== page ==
Updated March 29, 2024

Ergonomics is the practice of fitting the job to the individual, which can help prevent work-related musculoskeletal injuries. Examples of musculoskeletal injuries include carpal tunnel syndrome, tendonitis, and low back pain. 

Environmental Health & Safety's (EH&S's) Ergonomics Program helps University departments/units and personnel identify risk factors that can contribute to the development of work-related musculoskeletal injuries and determine solutions to eliminate or reduce these risk factors. We offer guidance to University personnel with ergonomic questions and concerns.

Below are guidance documents, evaluation tools, and consultation referrals that UW units and personnel can use to better fit the job to the individual.

Risk factors

Risk factors for the development of musculoskeletal injuries include awkward posturesrepetitive tasks, and/or forceful exertions. These types of injuries are usually cumulative; they develop over time, rather than resulting from a single event.

Musculoskeletal injuries can be prevented by evaluating work tasks that involve these risk factors and finding solutions to better fit the job to the person. The Occupational Safety and Health Administration (OSHA) website covers these risk factors as well as other contributing factors in greater detail, along with advice for how to reduce or limit these risk factors.

Ergonomic hazard evaluation tools

The Washington State Department of Labor & Industries (L&I) provides ergonomic hazard evaluation tools to help you:

  • Identify tasks that may increase the risk of injury
  • Prioritize your injury prevention efforts
  • Determine if a solution adequately fixed the hazard

Use the L&I Caution Zone Checklist and the L&I Hazard Zone Checklist to identify job tasks that require awkward postures; highly repetitive motion; repeated impact; heavy, frequent or awkward lifting; moderate to high hand-arm vibration; or high hand force that could cause sprains and strains.

If hazards are identified, make the job safer by reducing the time spent doing the tasks under the limit listed in the checklist.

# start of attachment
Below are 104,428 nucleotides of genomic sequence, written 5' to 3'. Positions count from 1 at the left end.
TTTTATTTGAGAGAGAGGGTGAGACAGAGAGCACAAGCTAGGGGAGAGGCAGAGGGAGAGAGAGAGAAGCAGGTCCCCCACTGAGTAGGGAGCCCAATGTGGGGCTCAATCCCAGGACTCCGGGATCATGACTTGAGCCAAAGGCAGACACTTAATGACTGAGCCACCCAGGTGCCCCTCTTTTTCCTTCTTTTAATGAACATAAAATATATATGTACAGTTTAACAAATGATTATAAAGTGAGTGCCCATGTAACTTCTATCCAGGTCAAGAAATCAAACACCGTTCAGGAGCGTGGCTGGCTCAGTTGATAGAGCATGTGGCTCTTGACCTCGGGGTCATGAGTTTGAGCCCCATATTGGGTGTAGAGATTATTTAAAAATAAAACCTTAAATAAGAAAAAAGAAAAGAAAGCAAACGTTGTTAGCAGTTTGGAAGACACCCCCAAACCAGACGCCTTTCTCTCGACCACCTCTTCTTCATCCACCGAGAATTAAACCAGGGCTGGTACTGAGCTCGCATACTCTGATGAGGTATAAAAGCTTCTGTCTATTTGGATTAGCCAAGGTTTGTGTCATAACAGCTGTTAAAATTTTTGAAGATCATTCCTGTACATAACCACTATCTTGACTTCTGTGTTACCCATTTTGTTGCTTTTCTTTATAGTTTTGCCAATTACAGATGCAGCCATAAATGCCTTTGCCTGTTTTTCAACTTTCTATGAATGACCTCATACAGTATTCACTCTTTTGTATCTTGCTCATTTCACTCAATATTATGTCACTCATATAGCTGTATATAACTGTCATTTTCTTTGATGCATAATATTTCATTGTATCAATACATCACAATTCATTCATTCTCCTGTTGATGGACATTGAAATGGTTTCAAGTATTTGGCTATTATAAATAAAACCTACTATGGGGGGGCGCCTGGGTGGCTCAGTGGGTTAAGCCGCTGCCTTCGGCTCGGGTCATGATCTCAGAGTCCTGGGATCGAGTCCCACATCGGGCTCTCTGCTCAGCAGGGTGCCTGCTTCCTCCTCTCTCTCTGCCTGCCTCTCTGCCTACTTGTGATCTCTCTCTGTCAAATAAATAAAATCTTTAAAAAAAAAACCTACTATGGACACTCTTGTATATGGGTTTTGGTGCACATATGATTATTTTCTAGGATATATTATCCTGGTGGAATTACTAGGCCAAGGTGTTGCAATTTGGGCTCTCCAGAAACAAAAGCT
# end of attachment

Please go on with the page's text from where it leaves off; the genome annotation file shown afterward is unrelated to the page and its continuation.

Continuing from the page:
Office ergonomics

Workplace safety in the office can be addressed by adhering to the ergonomic workstation design and furniture specifications. Additionally, workstation accessories must meet local ergonomic regulations or requirements.

There are important steps you can take to set up your workstation, computer and chair to increase your comfort and reduce the risk of musculoskeletal injuries while working in an office setting.

Watch the Ergonomics Instructional Videos for detailed instructions on setting up your workstation.

Choosing furniture

University of Washington personnel who work in offices need to have a workstation that allows them to be productive, comfortable and not be susceptible to pain or injury. Slight adjustments may be all that is needed to improve an existing workstation for an individual. 

If you determine that a different or new component may be needed to correct deficiencies in your workstation, follow these steps:

  1. Review the following information for guidance and procedures in selecting the proper ergonomic furniture and equipment for your individual needs.
  2. Visit the UW Access Technology Center in Mary Gates Hall, Room 064B, on the Seattle campus to try out chairs and other workstation components. 
  • There may be no one in the Access Technology Center to assist you. However, you can log onto computers in the Access Technology Center to access vendor/product information and chair adjustment videos. 
  • Items in the Access Technology Center should be tagged with names of manufacturer, model and vendor.
  • Not all furniture and components listed below may be available at the Access Technology Center.

Construction and renovation project managers select furniture according to the UW Office and Administrative Ergonomic Furniture and Equipment Design Guidelines, which are based on published standards, current literature, and best practices within the ergonomics field.

If more information is needed or you want to request an ergonomic evaluation of your workstation, contact the EH&S Ergonomics Program.

Training and information

The following training courses and resources are available online:

Additional training for supervisors and employees on ergonomics awareness is available from the Washington State Department of Labor & Industries on the L&I Ergonomics webpage.

Disability Services Office

For questions regarding disability or reasonable accommodation assistance, please contact the Disability Services Office at 206.543.6450, 206.543.6452 (TTY), by email at, or visit their website.

Workers' Compensation

Questions regarding employee work-related injuries or illness claims should be referred to UW Risk Services, Claim Services at or visit the Claim Services website.

Additional resources

EH&S has provided the list below for informational purposes only. The listing of a particular group or company is not an endorsement by the University of Washington.